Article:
Monday, December 18, 2017

What public libraries will lose without net neutrality

Net neutrality | Public Libraries | Access 

A Q&A with NYPL president Tony Marx and associate director of information policy Greg Cram 


The FCC will vote on a measure today that would repeal net neutrality and pave the way for the end of the free, open internet as we’ve always known it. Librarians aren't happy about it.
Yesterday, The Verge published an op-ed written by the heads of the New York Public Library, the Brooklyn Library, and the Queens Library systems, which called the measure “appalling,” and argued that the end of an open internet would contribute to inequality of education and opportunity, widening “the already yawning digital divide.” Later, in a phone call, the New York Public Library’s CEO and president Anthony Marx and associate director of information policy Greg Cram broke the issue down further, explaining exactly which library resources an open internet protects, who would be hurt the most by net neutrality’s rollback, and why handing the internet to ISPs could threaten the basic foundation of American democracy. 

This interview has been edited for clarity and length.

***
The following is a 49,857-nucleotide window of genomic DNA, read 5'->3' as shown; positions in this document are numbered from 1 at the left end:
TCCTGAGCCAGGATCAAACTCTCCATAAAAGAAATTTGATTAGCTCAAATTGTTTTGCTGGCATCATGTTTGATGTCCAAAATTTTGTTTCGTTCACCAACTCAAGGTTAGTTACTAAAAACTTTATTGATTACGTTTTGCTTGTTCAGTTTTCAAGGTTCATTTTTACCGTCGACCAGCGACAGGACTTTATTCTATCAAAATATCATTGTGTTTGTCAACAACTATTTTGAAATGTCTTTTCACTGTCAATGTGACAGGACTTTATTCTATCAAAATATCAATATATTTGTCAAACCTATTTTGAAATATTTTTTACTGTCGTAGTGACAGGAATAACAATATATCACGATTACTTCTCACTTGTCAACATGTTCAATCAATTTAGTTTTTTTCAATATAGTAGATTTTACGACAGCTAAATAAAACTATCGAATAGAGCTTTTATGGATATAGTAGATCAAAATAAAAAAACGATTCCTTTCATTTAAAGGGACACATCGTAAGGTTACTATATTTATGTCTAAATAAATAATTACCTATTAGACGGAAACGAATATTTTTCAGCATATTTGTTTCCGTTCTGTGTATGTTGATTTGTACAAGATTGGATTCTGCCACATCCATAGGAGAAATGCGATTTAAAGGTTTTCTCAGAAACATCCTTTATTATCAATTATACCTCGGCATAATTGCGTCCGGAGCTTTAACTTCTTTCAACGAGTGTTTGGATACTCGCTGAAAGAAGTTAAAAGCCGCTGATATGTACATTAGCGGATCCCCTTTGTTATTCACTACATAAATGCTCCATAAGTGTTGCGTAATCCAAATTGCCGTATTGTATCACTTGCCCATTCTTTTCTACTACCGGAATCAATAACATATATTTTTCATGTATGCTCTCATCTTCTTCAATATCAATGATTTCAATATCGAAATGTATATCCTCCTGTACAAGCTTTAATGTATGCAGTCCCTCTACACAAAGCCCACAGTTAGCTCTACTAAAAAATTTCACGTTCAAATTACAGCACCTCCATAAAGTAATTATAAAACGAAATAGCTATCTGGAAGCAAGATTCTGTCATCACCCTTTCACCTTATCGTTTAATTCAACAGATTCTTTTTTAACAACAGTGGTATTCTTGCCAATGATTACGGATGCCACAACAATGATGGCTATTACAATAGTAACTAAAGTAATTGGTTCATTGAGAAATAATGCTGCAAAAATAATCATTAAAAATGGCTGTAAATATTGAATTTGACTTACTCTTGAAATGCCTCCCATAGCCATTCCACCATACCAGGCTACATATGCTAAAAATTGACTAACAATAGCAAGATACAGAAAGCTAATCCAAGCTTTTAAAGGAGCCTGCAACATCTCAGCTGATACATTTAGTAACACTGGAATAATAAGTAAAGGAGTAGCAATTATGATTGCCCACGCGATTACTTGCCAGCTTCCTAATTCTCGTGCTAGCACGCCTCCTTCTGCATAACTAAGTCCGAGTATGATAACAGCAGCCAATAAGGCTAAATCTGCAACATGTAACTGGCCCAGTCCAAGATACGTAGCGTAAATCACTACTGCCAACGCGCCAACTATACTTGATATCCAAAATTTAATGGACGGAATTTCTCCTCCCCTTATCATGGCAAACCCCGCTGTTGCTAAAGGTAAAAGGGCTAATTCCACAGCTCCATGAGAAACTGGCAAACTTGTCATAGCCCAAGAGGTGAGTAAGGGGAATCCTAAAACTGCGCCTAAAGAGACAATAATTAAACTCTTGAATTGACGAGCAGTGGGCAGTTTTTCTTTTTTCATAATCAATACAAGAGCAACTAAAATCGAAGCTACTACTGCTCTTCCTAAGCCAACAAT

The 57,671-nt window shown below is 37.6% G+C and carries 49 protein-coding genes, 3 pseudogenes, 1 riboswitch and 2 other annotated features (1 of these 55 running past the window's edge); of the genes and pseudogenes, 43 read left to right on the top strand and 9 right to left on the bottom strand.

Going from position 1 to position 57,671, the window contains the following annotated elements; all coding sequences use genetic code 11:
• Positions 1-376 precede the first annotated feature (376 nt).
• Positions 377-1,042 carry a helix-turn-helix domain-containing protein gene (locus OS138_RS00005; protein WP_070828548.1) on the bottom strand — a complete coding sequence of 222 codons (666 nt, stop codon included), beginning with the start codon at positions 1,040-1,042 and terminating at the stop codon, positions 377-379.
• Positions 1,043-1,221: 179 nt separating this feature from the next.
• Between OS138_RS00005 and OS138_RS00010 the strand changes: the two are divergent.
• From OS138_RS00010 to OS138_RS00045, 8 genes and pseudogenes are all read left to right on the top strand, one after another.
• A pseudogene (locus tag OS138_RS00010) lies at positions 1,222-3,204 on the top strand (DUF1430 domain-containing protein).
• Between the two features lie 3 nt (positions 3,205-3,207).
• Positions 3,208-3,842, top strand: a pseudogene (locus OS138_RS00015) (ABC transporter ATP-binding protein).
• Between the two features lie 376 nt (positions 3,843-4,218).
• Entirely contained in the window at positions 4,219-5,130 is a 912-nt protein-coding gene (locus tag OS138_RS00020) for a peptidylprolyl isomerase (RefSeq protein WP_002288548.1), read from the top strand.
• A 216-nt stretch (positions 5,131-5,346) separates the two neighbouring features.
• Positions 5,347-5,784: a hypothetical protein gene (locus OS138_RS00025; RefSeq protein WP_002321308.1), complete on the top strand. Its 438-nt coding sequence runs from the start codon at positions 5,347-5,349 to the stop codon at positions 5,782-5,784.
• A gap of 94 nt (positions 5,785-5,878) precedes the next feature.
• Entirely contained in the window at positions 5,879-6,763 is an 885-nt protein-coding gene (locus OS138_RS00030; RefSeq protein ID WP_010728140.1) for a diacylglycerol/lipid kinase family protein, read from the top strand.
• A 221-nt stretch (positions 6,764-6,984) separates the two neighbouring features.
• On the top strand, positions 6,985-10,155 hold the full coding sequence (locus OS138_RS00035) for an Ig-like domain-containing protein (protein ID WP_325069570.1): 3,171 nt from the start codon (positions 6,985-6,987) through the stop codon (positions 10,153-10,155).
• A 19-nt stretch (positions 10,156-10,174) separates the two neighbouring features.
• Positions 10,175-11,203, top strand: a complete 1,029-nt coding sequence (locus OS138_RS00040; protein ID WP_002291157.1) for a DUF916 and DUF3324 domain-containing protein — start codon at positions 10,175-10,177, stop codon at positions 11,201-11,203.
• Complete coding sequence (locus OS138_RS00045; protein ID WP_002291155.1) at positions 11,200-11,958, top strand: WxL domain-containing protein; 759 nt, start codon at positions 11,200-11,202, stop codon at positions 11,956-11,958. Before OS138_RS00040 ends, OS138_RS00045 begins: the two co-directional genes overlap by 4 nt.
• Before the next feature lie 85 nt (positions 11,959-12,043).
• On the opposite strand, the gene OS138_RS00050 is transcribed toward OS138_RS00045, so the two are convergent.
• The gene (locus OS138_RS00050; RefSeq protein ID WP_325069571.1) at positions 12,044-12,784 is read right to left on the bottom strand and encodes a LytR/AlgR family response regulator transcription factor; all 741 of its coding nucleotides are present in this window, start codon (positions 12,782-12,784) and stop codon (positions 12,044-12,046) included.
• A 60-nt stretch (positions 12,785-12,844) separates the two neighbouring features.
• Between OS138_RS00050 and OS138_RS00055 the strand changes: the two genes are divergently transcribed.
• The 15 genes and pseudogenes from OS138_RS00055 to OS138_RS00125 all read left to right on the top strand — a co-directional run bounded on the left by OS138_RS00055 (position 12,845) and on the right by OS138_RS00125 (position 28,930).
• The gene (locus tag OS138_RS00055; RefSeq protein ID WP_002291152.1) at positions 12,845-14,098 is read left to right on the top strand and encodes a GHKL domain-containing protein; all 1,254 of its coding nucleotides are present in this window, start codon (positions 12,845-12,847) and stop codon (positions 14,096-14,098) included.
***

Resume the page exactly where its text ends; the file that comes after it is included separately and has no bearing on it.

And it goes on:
What stake do public libraries have in this issue? 

Greg Cram: So, for fiscal year 2017 [the New York Public Library] provided 3.1 million computer sessions — and that’s sessions across all of the branches — using 4,700 computers. And in addition to that, we provided 3 million wireless sessions. For the first quarter of fiscal year 2018 we had 16.2 million pageviews on our digital collections.

Anthony Marx: That gives us a little bit of the sense of the scale of how much of the library goes across wires, and the simple fact is that the poorest of New York rely on the library as the only place they can go and get free use of computers and free Wi-Fi. It’s one of the reasons why the library is the most visited civic institution in New York. We have also, in recent years, been lending people what we call hot spots, which are Wi-Fi boxes they can take home, typically for a year. That gives them digital access at home — broadband access — which something like 2 million New Yorkers can’t afford and don’t have. We’re still doing thousands of those. We’d like to do more and we’re exploring how to do more, because in this day and age, if you don’t have internet access that works and goes fast enough, you can’t do your homework, you can’t do research, you can’t apply for jobs, you can’t find jobs. 

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